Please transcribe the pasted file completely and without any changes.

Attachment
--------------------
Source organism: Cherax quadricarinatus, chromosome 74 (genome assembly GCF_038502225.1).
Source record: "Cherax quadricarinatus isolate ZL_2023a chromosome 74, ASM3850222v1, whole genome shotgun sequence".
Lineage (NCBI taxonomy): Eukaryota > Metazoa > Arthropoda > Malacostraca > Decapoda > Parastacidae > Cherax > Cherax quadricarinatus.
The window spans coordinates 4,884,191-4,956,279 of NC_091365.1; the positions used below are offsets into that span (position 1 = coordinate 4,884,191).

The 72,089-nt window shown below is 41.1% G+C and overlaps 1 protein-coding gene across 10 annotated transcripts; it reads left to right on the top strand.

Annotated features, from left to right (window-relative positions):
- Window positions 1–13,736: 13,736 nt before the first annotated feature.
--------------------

Source organism: Cherax quadricarinatus, chromosome 74 (genome assembly GCF_038502225.1).
Source record: "Cherax quadricarinatus isolate ZL_2023a chromosome 74, ASM3850222v1, whole genome shotgun sequence".
Lineage (NCBI taxonomy): Eukaryota > Metazoa > Arthropoda > Malacostraca > Decapoda > Parastacidae > Cherax > Cherax quadricarinatus.
The window spans coordinates 4,884,191-4,956,279 of NC_091365.1; the positions used below are offsets into that span (position 1 = coordinate 4,884,191).

The 72,089-nt window shown below is 41.1% G+C and overlaps 1 protein-coding gene across 10 annotated transcripts; it reads left to right on the top strand.

Annotated features, from left to right (window-relative positions):
- Window positions 1–13,736: 13,736 nt before the first annotated feature.